[vc_row][vc_column width=”2/3″][/vc_column][vc_column width=”1/3″][vc_column_text][/vc_column_text][/vc_column][/vc_row][vc_row][vc_column width=”2/3″][vc_column_text]For Immediate Release:
April 10, 2018
Ian Savage, TRF President
Ann Warner LLC, TRF VP Public Relations
Paper Presented at TRF
Shows Light Rail Investment Increases Transit’s Share of Commuting and Adds Jobs
A study presented at this week’s Annual Transportation Research Forum (TRF) in Minneapolis, MN found that investments in light rail transit (LRT) increased the share of commuters using transit and improved labor market outcomes in communities that were served by new transit lines in four metropolitan areas: Minneapolis, Portland (Oregon), Salt Lake City, and Seattle.
The share of commuters using transit increased by 23 percent (from 14.5 percent to 17.8 percent) as a result of the availability of LRT service. The employment rate near LRT stations increased by 3.0 percentage points, the labor force participation rate increased by 2.0 percentage points, and the unemployment rate fell by 1.7 percentage points. The analysis showed the likelihood of using transit increased particularly for younger workers and lower-income workers.
The study focused on LRT stations built as part of light rail lines connecting airports to central cities during 2000-2013. Focusing on stations built as part of an airport LRT line helps to ensure that the labor market impacts measured after the installation of the stations were a direct result of the LRT line and not the result of pre-existing economic development that itself led to the construction of the LRT line. These stations were built only because they happened to be on the way to the airport, not because they were already showing signs of economic development that led transportation planners to provide them with LRT service.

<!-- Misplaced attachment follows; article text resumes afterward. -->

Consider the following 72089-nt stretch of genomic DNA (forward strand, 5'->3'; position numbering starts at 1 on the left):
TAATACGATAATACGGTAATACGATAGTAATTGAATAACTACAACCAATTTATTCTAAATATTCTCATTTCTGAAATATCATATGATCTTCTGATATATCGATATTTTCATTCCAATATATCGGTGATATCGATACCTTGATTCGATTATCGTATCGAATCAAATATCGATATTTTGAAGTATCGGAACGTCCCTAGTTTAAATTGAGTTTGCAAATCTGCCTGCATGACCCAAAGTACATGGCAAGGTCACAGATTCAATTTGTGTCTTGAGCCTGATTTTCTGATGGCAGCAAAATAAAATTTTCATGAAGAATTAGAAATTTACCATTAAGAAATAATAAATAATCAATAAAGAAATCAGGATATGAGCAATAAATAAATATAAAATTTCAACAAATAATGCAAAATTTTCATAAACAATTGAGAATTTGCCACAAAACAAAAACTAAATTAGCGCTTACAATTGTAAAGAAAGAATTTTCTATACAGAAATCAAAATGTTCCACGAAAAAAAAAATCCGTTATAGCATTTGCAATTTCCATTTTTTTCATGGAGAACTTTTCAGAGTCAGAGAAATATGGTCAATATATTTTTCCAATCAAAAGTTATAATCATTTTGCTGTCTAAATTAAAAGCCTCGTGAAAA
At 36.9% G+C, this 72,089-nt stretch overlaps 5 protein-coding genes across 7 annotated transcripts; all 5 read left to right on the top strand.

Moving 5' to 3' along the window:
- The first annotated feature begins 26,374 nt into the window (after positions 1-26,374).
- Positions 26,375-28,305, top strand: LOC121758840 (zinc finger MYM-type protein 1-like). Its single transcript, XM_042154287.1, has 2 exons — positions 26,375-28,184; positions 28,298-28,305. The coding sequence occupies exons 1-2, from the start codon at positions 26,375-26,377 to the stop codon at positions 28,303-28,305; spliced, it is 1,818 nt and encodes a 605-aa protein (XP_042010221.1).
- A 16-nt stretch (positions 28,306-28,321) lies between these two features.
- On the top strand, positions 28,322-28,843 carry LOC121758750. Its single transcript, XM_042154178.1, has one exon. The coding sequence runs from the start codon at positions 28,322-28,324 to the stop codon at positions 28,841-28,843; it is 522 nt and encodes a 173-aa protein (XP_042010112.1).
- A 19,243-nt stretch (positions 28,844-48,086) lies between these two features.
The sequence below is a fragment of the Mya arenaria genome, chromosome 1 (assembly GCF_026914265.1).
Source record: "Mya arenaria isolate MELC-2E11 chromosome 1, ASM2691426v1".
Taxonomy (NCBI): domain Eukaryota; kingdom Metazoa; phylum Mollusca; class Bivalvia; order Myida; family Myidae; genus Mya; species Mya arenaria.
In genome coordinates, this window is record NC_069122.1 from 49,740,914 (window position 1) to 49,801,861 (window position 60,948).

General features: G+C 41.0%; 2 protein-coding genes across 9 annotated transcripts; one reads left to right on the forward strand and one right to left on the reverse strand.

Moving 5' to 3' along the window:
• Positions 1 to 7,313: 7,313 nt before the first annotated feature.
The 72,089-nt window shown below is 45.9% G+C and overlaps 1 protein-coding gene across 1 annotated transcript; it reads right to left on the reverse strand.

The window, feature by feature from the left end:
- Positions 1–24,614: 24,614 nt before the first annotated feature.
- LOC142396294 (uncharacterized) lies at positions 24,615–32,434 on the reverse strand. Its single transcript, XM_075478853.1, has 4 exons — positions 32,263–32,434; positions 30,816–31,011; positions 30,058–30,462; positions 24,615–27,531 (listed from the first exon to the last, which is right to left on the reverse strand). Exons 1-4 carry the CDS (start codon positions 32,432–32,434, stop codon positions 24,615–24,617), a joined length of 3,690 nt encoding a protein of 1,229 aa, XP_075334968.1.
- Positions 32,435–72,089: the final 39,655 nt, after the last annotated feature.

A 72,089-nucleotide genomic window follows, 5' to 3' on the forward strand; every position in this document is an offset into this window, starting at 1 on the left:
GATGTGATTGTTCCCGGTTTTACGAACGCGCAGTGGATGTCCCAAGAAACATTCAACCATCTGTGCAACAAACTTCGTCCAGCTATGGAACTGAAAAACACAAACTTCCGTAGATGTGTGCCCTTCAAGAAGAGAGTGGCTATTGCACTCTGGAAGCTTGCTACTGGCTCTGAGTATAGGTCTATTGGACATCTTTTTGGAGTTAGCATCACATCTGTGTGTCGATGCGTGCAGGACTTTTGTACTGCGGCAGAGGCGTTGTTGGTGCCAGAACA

Some of the positive effects of LRT service were due to people moving into the neighborhoods that gained LRT service. These newcomers may have already had jobs or were already accustomed to using transit. But this “neighborhood sorting” effect only explained a small portion of the positive effects: about 7.2 percent of the increase in transit usage, about 24.2 percent of the increase in the labor force participation rate, and about 15.6 percent of the decline in the unemployment rate.
The study found that effects of LRT service on local property values were small and insignificant, as were demographic effects on racial and educational status characteristics of neighborhood residents.
LRT, sometimes referred to as “streetcars” or “trams”, refers to rail transit using shorter trains operating on more lightly traveled routes, and operating on both separated rights-of-way and on rights-of-way sharing streets with other vehicles.
The Transportation Research Forum (TRF) is an independent organization of transportation professionals founded in 1958 to provide an impartial meeting ground for carriers, shippers, government officials, consultants, university researchers, suppliers, and others seeking an exchange of information and ideas on both passenger and freight transportation. TRF conducts a national Annual Forum, and has chapters in New York, Washington DC, Chicago, Minneapolis-St. Paul, St. Louis, and South Korea. www.trf.org
About the Author
The author of the paper is Justin Tyndall, a graduate student at the Sauder School of Business at the University of British Columbia. The paper is entitled “Light Rail Transit, Local Labor Market Outcomes, and Household Sorting.”
Author Contact Information: Justin Tyndall at firstname.lastname@example.org or 604.315.0623.[/vc_column_text][/vc_column][/vc_row]